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LBS & tourism through the eyes of a postgrad marketing student in New Zealand.

Monday, March 07, 2005

You mean NZ isn't a dead wasteland for LBS apps?

You know, it's not like New Zealand is a gigantic black hole when it comes to LBS. Successful locative technology firms such as Navman and Electronic Navigation Limited have both originated from this country. Being an island nation, both firms seem to have started out by focusing on marine navigation, but they are branching out into other applications - still mainly b2b (business to business), which is understandable given the cost of these sorts of systems. It's slowly seeping into the consumer electronics realm - Navman personal devices are being sold at Dick Smith Electronics, and more and more people hopping on the telematics bandwagon.

But what about the consumer mobile phone market? How about offering some useful LBS apps to your average mobile phone user without requiring them to fork over a thousand-odd dollars? Well, apparently Vodafone has the answer. Almost everyone on Vodafone NZ (whether prepay or plan) should be able to access some highly rudimentary LBS from their Vodafone menu. But there's a problem, which will soon become apparent via a real, personal demonstration of this service:

1) I take out my Motorola MPx220 (I love this phone) running Windows Mobile 2003, and I press 'Start'.
2) I have to press 'More' three times before I reach the 'Vodafone' menu. I click into it.
3) Here I have five options; I guess that the LBS will be under 'Be Informed', though quite plausibly it could fall under 'Entertain Me'. I stick with 'Be Informed'. Click.
4) Now I have eight options, but the top one is 'Close2U', which seems to be the best bet.
5) Whoa, now I'm presented with ten options, which I'll actually list just to show what kind of services you can look for: ATMs, Fast Food, Petrol Stations, Liquor Outlets, Vending Machines, Car Parks, Taxi Stands, Urgent Pharmacies, Supermarkets, and last but not least, Vdfn (Vodafone) Outlets. It's nearly dinnertime, so I go for 'Fast Food'.
6) Now I get to choose from Burger King, KFC, McDonald's, Pizza Haven, Pizza Hut, Wendy's and Other Fast Foods. I'm curious about 'Other Fast Foods' so I click that.
7a) A long pause. Then I get an SMS from Vodafone: 'Free from Vdfn: Sorry! Close2U is unable to currently find a listing for Other Fast Foods services. Please try again later.' No worries, I wasn't expecting much anyway... let's try another one.
7b) I go back to the Close2U menu and pick 'Petrol Stations'. This time, after a long pause and another 'this info will be sent to you in a text message', I get two SMSes from Vodafone, giving me some information about my nearest petrol stations, including their addresses, phone numbers, opening hours, and even the types of petrol they offer and whether there is a carwash or not.

My verdict? When it finally worked, it had a cool novelty factor, contained potentially quite useful information, and was more or less accurate (I already knew where my closest petrol stations were and they were duly pointed out by the service). However, the types of services accessible were quite limited, and it took a while to really get any results. Furthermore, I'm not really sure whether this service is freely provided by the Vodafone network, or whether they zapped 50c off my prepay credit for each SMS. I'm assuming it's free, otherwise they would've (I hope) put some sort of disclaimer or warning...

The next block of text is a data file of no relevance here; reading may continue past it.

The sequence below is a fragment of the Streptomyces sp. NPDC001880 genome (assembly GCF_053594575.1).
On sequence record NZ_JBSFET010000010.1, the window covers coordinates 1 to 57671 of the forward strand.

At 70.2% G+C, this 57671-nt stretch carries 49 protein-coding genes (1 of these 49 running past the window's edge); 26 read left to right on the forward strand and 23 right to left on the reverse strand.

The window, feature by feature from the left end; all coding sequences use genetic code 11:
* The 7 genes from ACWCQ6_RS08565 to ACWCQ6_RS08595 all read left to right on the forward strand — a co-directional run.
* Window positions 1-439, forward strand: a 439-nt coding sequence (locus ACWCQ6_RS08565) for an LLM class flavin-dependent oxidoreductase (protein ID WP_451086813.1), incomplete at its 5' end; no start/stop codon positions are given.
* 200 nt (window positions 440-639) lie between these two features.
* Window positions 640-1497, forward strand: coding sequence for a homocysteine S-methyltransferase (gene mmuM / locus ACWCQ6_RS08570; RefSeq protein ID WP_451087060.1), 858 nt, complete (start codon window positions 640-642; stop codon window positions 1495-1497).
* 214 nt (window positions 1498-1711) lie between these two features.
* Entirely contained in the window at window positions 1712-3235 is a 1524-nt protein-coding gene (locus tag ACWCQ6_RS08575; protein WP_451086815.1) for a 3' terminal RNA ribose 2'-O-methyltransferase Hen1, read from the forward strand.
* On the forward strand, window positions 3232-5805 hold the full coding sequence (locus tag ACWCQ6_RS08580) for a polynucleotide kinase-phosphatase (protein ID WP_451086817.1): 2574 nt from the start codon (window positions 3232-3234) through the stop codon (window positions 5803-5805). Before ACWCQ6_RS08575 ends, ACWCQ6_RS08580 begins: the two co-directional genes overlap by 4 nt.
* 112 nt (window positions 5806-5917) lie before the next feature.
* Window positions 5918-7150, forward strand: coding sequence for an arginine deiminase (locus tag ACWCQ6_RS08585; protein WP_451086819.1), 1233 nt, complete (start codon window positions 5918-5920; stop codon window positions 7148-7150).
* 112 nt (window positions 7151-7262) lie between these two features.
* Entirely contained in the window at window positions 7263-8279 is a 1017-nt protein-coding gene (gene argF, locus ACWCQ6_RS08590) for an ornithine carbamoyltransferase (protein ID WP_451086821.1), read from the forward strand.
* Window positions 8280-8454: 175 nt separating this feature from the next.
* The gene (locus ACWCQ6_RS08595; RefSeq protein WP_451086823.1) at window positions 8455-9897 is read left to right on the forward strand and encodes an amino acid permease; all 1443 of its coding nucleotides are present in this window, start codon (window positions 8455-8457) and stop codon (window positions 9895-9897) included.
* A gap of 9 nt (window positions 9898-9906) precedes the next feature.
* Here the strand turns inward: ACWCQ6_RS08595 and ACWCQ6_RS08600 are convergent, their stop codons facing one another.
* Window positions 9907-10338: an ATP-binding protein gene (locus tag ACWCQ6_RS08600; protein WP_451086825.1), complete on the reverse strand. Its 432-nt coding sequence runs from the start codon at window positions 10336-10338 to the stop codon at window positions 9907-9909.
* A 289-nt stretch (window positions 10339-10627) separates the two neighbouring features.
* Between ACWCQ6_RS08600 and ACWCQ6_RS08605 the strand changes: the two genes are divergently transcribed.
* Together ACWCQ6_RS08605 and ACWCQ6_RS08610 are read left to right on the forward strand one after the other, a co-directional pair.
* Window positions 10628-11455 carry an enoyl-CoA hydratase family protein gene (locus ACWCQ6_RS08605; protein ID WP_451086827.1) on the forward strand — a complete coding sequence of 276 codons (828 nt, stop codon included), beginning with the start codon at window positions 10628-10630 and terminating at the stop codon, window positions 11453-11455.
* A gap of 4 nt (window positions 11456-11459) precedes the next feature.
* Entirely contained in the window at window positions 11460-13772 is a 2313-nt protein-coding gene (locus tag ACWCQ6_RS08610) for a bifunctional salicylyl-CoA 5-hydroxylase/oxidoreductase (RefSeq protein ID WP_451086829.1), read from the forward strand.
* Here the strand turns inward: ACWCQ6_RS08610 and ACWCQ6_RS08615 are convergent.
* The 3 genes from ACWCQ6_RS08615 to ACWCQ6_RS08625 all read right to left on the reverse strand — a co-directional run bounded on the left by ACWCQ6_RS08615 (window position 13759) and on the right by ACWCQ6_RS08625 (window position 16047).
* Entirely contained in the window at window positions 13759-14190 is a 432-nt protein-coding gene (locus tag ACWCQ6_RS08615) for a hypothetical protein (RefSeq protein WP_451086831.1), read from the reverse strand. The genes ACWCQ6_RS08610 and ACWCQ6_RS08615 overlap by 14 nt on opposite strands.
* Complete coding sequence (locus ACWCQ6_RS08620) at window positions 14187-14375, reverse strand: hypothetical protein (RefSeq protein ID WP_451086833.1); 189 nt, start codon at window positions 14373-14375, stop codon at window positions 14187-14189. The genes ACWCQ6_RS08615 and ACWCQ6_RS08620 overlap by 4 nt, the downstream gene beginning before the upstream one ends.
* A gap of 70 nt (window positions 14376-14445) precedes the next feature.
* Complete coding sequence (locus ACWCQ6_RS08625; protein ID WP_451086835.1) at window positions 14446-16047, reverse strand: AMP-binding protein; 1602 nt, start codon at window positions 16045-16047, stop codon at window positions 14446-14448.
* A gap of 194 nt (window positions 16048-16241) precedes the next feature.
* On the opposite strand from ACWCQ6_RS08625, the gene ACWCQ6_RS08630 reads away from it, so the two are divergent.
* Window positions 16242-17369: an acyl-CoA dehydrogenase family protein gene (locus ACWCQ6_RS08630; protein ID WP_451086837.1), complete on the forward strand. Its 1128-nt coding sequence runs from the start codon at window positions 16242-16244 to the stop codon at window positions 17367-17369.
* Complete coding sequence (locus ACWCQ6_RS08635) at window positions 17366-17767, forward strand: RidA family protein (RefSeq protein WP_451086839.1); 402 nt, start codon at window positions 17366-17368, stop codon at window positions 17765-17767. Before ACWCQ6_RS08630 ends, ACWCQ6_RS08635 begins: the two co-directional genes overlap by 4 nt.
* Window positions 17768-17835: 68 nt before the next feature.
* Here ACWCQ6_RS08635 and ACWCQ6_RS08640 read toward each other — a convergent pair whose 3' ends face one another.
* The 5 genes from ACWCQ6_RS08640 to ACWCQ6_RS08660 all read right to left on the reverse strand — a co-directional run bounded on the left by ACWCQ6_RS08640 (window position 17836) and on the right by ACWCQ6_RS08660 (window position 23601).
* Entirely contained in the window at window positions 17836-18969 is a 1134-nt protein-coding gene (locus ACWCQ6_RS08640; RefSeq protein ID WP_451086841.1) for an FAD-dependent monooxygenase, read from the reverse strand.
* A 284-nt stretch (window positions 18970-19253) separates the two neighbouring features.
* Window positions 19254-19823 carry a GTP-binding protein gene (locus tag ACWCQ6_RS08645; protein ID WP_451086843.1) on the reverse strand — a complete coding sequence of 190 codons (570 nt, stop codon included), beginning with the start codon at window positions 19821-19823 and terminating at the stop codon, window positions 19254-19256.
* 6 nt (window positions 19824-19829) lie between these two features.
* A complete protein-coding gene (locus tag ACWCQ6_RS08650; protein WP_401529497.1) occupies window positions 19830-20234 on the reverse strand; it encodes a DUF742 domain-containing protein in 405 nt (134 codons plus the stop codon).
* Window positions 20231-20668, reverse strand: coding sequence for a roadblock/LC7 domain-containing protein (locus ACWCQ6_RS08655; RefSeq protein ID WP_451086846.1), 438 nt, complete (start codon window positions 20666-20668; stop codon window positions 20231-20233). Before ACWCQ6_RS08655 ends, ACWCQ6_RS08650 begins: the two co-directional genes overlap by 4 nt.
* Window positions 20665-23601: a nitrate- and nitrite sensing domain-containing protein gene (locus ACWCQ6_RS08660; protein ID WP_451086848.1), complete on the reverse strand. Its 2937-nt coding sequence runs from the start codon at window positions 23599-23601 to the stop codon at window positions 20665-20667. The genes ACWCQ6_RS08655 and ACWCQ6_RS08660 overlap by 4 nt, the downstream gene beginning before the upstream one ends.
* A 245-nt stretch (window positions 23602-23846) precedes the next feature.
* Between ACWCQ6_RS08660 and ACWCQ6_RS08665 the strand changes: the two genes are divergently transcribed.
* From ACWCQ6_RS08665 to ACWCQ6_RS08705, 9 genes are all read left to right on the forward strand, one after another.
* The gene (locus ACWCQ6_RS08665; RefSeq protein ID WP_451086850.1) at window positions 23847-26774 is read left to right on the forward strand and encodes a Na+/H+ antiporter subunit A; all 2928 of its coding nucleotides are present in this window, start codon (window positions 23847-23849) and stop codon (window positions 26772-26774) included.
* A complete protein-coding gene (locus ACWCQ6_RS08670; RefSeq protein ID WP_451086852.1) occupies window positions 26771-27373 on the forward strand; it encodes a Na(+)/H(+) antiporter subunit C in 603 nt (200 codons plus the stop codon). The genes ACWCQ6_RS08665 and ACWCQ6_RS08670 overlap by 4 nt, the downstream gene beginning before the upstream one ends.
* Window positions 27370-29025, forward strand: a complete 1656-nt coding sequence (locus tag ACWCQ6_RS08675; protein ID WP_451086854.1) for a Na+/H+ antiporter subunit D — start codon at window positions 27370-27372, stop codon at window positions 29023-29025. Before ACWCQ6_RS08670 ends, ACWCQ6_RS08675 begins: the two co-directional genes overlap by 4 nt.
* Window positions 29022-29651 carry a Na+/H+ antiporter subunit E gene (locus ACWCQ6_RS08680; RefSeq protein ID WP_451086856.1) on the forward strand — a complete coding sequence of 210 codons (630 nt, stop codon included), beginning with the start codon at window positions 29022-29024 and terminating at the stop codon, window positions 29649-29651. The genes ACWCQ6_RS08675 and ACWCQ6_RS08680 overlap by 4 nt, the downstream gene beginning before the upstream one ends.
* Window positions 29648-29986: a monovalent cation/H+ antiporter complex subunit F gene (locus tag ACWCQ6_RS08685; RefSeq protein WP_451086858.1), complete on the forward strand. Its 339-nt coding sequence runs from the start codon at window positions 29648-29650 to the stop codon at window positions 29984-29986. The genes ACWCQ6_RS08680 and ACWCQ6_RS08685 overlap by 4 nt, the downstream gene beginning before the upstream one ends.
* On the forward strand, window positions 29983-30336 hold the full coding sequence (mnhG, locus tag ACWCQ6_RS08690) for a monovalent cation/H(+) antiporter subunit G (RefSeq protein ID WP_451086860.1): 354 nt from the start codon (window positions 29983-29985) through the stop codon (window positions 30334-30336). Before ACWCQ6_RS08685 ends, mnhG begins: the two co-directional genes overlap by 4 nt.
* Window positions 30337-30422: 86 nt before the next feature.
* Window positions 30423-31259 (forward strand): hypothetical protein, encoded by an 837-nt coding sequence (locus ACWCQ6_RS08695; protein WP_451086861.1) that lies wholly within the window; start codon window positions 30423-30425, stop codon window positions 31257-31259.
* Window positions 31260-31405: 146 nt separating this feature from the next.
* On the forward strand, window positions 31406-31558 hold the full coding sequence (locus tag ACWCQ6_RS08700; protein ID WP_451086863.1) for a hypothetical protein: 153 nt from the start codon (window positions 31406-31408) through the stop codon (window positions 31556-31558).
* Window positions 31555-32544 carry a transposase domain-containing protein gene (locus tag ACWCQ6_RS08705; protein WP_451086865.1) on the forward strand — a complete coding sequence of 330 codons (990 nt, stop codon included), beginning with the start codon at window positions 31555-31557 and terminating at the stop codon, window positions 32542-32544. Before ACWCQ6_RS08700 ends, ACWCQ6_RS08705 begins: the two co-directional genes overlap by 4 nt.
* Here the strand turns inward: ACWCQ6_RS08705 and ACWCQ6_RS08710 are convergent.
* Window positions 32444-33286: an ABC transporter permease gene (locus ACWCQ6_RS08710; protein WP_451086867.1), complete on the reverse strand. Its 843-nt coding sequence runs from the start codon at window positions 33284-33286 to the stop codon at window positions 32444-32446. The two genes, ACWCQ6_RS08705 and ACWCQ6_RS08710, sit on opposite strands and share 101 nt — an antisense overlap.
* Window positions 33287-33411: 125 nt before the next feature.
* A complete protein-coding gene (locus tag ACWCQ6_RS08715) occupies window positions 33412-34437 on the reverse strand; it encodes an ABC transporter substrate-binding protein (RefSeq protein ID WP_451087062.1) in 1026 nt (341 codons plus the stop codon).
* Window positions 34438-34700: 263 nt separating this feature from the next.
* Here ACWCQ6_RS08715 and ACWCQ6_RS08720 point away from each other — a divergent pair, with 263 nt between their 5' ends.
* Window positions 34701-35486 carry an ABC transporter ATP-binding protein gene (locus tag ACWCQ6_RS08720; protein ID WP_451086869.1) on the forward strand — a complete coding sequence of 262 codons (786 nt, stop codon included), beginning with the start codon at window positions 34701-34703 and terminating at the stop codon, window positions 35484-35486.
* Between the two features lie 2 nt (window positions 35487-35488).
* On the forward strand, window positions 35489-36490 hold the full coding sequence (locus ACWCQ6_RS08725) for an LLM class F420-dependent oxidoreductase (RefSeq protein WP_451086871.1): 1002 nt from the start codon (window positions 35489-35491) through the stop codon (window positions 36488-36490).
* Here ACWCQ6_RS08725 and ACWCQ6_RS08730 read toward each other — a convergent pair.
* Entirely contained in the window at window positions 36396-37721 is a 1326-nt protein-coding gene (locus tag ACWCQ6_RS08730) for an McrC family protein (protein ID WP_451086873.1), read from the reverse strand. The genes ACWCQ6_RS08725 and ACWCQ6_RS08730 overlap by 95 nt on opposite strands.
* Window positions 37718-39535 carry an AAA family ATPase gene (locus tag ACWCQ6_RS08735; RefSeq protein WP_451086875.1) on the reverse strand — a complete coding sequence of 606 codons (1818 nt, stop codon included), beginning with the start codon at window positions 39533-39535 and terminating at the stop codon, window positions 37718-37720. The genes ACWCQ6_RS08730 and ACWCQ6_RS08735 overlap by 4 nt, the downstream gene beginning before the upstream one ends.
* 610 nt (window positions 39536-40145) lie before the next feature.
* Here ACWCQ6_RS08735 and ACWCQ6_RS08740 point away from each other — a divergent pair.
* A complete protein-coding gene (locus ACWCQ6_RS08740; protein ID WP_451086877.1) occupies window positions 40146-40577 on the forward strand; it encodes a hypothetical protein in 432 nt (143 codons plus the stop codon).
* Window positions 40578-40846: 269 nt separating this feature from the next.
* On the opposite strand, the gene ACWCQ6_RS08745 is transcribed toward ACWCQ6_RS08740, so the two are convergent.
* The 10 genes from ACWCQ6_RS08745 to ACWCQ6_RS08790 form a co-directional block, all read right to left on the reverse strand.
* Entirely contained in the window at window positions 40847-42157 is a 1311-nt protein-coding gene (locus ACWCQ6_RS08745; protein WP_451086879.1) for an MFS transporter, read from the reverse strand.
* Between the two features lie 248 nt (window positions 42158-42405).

An easy way around the breaking of the 3-click rule problem would be to employ some sort of searching interface (à la Google) and link it with Yellowpages.co.nz to make it both quick and comprehensive. As for augmenting this via direction-giving and mapping, it's quite out of the question for many on the network who are still using Nokia 3310s or ye olde 'brick' Alcatels, phones which are simply not capable of displaying such information. You'd think they'd be completely obsolete by now, but I still have many friends who are using monochromatic, GPRS-less and camera-less mobiles.

Despite the hype about the txting culture surrounding today's youth, money is more likely to be spent on the core services themselves (voice calls, SMS) than on flashy phones, which is probably exactly what Vodafone and Telecom want! New Zealand is no Hong Kong or South Korea; many native Kiwis (i.e. New Zealanders) replace their phone out of necessity, e.g. from theft, loss or having them damaged-beyond-repair, than whim. This is especially applicable for younger students who are often strapped-for-cash. Then again, when these same students enter the workforce and the dough starts piling up, they may come into the market for more expensive, information-rich LBS apps requiring more advanced devices such as PDA/smartphones.

In the context of interactive travellers, who we assume to be rich enough and tech-savvy enough to afford the more information-rich services, there still comes the question of - who's going to build these services? Vodafone NZ? Unlikely, given that tourists, by definition, cannot be a long-term source of income for the carrier. Maybe someone can write a tourism-specific app for Navman's PiN (personal interactive navigation) devices, with the cooperation of tourism service providers such as hotels, tourist attractions, retailers, etc. I read somewhere that it's easier to use off-the-shelf technology than try to reinvent the wheel. There are already a ton of personal navigation/GPS devices available locally - what's stopping us from improving the user interfaces enough to make it both easy-to use and useful?

Anyway. At least I can finally give a New Zealand example of LBS, next time someone asks...


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